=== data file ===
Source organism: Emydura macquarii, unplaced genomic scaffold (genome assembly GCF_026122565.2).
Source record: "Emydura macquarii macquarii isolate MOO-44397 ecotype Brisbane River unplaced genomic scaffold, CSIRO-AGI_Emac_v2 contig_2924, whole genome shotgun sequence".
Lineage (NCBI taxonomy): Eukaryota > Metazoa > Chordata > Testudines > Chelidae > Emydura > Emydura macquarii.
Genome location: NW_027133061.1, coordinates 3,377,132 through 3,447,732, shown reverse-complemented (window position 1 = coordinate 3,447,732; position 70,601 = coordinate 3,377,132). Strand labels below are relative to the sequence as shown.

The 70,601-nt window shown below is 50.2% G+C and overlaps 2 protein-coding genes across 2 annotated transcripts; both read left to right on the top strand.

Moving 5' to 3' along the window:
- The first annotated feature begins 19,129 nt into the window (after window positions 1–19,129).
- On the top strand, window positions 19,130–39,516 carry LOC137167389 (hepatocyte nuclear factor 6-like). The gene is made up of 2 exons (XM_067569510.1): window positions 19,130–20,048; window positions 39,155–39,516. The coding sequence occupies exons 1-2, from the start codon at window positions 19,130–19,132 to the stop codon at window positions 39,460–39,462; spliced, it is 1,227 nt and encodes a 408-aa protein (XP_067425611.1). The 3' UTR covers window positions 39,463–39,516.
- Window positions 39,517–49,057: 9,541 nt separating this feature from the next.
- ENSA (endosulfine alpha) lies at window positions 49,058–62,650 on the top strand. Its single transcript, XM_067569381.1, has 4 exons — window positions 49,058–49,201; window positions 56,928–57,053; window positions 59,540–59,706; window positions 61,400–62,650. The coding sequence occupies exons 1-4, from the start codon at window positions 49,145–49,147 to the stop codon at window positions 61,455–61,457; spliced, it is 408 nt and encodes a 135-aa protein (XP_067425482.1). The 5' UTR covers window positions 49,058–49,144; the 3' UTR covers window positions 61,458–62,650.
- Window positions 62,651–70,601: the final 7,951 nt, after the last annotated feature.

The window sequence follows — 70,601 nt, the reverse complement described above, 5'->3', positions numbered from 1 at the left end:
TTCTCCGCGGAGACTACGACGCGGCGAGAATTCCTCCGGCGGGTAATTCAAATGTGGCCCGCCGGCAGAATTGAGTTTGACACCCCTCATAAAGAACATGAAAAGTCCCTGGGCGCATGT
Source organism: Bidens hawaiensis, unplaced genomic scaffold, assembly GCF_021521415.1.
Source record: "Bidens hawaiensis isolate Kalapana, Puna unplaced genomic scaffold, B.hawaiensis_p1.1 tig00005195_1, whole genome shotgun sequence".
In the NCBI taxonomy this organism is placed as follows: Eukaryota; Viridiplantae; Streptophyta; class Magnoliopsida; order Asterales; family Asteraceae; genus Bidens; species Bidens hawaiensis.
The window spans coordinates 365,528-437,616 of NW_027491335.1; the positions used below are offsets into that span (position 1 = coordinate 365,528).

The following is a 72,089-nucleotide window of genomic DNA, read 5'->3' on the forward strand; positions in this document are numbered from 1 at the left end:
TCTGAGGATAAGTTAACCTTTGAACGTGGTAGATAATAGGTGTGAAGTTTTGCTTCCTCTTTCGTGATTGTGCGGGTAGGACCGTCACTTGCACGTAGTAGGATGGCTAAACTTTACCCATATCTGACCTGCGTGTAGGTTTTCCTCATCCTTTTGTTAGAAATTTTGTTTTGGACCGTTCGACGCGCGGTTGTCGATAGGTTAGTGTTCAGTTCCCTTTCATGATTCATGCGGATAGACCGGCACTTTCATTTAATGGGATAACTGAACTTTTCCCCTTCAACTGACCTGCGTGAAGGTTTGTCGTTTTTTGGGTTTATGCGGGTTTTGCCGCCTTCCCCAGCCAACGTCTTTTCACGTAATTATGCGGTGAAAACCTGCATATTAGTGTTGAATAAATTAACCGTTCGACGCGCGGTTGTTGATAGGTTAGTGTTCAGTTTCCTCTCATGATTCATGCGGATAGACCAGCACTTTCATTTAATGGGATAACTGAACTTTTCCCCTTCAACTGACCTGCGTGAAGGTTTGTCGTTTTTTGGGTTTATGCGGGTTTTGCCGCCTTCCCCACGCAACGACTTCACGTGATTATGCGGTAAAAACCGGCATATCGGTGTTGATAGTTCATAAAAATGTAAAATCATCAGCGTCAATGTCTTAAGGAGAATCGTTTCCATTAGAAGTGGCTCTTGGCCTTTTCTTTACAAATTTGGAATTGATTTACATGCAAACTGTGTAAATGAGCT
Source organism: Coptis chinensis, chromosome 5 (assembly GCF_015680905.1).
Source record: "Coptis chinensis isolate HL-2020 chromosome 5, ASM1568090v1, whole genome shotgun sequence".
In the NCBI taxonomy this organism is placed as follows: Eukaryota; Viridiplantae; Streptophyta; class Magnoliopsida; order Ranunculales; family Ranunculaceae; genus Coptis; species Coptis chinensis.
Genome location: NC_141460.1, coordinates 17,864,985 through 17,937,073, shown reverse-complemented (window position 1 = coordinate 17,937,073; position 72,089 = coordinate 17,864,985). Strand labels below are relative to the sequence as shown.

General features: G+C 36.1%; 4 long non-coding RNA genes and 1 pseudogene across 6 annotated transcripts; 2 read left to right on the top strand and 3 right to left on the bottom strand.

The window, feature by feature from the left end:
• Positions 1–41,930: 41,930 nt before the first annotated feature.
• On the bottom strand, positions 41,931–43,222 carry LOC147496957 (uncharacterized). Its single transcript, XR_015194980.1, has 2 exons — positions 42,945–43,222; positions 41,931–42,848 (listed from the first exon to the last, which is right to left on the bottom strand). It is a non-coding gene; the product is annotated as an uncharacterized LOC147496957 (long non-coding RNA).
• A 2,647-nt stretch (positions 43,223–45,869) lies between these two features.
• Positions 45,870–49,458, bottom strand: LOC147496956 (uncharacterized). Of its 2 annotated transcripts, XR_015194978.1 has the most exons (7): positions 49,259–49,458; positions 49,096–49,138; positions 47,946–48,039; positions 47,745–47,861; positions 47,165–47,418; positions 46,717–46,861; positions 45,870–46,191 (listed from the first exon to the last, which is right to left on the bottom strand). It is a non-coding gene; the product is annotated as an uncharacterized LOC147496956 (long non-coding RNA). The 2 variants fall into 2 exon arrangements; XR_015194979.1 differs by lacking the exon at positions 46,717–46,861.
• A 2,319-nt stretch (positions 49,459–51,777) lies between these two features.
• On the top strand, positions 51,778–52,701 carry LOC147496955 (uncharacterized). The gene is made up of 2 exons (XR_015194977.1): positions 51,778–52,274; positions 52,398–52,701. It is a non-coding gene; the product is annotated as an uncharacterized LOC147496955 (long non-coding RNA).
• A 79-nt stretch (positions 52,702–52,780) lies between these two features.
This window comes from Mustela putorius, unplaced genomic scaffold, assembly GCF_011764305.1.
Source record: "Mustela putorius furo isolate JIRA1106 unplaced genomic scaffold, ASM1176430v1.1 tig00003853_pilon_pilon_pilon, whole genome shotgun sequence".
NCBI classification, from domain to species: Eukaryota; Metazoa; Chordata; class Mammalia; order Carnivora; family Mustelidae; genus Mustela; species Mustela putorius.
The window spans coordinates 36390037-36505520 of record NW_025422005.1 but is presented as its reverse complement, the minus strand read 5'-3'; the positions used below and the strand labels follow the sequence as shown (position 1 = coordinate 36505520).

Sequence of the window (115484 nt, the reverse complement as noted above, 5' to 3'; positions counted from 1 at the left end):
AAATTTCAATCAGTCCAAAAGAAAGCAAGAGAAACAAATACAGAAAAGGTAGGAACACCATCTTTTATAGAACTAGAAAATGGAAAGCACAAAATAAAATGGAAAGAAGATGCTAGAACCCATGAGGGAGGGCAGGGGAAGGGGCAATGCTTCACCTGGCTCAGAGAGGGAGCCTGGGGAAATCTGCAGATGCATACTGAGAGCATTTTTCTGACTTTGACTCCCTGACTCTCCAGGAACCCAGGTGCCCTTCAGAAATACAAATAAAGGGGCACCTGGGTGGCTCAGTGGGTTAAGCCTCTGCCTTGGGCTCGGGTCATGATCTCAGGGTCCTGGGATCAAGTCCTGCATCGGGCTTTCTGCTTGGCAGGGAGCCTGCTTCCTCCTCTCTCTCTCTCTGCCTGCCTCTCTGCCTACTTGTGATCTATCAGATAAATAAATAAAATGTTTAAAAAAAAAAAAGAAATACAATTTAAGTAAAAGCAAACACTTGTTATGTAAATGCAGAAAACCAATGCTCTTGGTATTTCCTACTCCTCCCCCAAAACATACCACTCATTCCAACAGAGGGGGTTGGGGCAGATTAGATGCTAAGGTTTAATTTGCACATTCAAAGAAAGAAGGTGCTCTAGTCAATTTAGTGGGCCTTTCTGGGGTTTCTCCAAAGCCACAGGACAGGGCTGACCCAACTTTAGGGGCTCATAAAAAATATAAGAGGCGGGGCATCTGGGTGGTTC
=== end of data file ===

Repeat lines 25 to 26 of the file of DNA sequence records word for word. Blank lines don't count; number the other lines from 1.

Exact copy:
The window, feature by feature from the left end:
• Positions 1–41,930: 41,930 nt before the first annotated feature.